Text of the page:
Wikipedia corrections, virtual Hong Kong, and Kanye West. All that and more in this edition of What I’ve Been Reading!

  • At his personal blog, GB Burford advocates for thinking of video games primarily as a medium that is capable of being artistic, rather than thinking of video games as being “art” or “not art.” To draw an analogy with books, a best-selling novel might be considered art, and a science textbook wouldn’t be. While that’s a fairly clear distinction, works such as biographies and memoirs muddy the waters a bit. Classifying individual video games as “art” or “not art” is fraught with similar complications, and in practice, often ends up being a reflection of a critic’s attempts to deny or boost the legitimacy of a work (as I’ve argued previously). Still, I think Burford’s proposals are a step in the right direction.
  • Writing for Medium’s Backchannel blog, Andrew McMillen tells the story of Bryan Henderson (a.k.a. Giraffedata) who has spent a large portion of his life manually correcting Wikipedia articles with the grammatical error “comprised of.” Until I read this article, I didn’t even that could be considered a grammatical error, but “comprises” properly means “includes,” not “composes.” However, at this point, the mistake has slipped into common usage, so I’ll probably continue to use both the correct and the erroneous definitions of “comprises.”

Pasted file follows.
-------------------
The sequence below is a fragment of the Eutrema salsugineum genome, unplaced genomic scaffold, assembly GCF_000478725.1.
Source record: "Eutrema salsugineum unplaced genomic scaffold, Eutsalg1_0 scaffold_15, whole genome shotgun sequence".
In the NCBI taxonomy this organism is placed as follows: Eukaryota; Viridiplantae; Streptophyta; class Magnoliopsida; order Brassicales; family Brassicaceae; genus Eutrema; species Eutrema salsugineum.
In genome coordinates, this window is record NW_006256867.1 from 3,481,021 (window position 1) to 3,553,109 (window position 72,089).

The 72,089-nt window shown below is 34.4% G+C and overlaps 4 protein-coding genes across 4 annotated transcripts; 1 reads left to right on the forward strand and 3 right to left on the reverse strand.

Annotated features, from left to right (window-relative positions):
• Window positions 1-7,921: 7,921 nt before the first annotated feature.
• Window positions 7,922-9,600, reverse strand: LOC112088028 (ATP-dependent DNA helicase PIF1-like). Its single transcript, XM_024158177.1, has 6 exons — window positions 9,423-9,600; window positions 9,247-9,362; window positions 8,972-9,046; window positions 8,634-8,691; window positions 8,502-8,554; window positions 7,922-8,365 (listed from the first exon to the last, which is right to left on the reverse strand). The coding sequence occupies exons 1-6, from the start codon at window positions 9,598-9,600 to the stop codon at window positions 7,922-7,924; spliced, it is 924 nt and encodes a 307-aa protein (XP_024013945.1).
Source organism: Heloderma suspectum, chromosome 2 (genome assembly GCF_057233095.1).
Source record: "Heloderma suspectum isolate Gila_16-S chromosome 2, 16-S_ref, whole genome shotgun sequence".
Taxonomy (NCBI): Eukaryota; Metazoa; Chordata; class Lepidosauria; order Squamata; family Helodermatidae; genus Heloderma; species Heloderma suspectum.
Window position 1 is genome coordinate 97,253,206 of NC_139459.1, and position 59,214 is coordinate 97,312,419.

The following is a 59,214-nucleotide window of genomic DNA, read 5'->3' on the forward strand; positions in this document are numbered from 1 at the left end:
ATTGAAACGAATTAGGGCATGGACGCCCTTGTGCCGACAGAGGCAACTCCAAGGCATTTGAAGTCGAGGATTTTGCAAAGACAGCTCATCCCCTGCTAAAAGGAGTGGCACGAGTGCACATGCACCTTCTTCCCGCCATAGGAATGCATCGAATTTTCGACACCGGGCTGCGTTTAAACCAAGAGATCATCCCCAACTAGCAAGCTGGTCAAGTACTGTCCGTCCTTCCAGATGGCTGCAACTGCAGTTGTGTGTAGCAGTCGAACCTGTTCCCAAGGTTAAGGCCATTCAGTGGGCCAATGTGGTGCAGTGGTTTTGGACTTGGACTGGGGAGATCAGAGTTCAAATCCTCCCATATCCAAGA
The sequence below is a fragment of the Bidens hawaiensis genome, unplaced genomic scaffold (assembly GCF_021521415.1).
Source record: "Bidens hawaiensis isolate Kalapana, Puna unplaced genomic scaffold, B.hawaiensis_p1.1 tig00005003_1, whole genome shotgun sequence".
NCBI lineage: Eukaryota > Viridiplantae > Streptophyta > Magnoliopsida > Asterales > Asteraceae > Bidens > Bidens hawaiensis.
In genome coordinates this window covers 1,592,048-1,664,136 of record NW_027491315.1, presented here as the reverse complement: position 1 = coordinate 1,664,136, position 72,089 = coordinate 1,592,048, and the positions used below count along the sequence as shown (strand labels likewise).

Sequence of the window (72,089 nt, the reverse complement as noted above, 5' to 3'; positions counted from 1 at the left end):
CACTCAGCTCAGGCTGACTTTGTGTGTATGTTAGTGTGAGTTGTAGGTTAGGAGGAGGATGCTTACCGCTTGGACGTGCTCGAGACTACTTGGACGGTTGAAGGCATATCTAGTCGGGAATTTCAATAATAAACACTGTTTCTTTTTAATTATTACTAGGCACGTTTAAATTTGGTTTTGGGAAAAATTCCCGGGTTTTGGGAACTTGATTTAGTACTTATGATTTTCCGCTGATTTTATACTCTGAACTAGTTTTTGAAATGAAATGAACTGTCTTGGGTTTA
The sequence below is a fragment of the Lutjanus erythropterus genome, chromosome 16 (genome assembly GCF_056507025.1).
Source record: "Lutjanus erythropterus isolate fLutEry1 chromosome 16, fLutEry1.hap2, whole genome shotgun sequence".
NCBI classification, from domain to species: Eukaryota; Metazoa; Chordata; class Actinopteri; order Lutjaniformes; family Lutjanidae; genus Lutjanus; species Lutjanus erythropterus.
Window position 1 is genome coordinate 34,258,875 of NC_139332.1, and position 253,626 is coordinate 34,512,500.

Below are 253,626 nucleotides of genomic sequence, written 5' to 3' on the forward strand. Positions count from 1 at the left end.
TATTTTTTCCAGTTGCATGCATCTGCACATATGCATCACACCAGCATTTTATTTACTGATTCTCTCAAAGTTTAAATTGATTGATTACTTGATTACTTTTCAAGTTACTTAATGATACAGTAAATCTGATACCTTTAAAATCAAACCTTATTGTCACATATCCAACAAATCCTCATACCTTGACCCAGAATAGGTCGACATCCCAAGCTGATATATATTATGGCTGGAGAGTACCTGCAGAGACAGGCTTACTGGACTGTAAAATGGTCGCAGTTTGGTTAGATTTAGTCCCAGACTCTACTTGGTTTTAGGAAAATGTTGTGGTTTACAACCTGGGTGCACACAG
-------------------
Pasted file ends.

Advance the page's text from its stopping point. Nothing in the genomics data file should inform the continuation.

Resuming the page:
• Writing for Grantland, Rembert Browne implies that the general public who loudly expresses their opinions online and in public fora is hypocritical in their criticism of Kanye West for doing the same. Though I don’t want to excuse some of West’s more egregious actions, I’m inclined to agree slightly with Browne. However, I think he elides one of the more important reasons for the vituperation West has received: West doesn’t act the way a “respectable” black celebrity is supposed to act, according to the public. But public opinion might turn: I think most reasonable people would take an asshole like West over a rapist like Bill Cosby any day.
  • Finally, GamerGate: the trap from which none of us can escape. Philip Wythe of Gamemoir writes about Law and Order: SVU’s recent GamerGate episode and explains why it failed. I saw the episode myself, and while I’ll refrain from tearing it shreds for being colossally unrealistic, fear-mongering televisual shit, I will say this: if the final message of your episode is “women should stay out of video gaming if they don’t want to get sexually assaulted,” then you done fucked up, son.

Alright, that does it for this week. See you next week, nerds!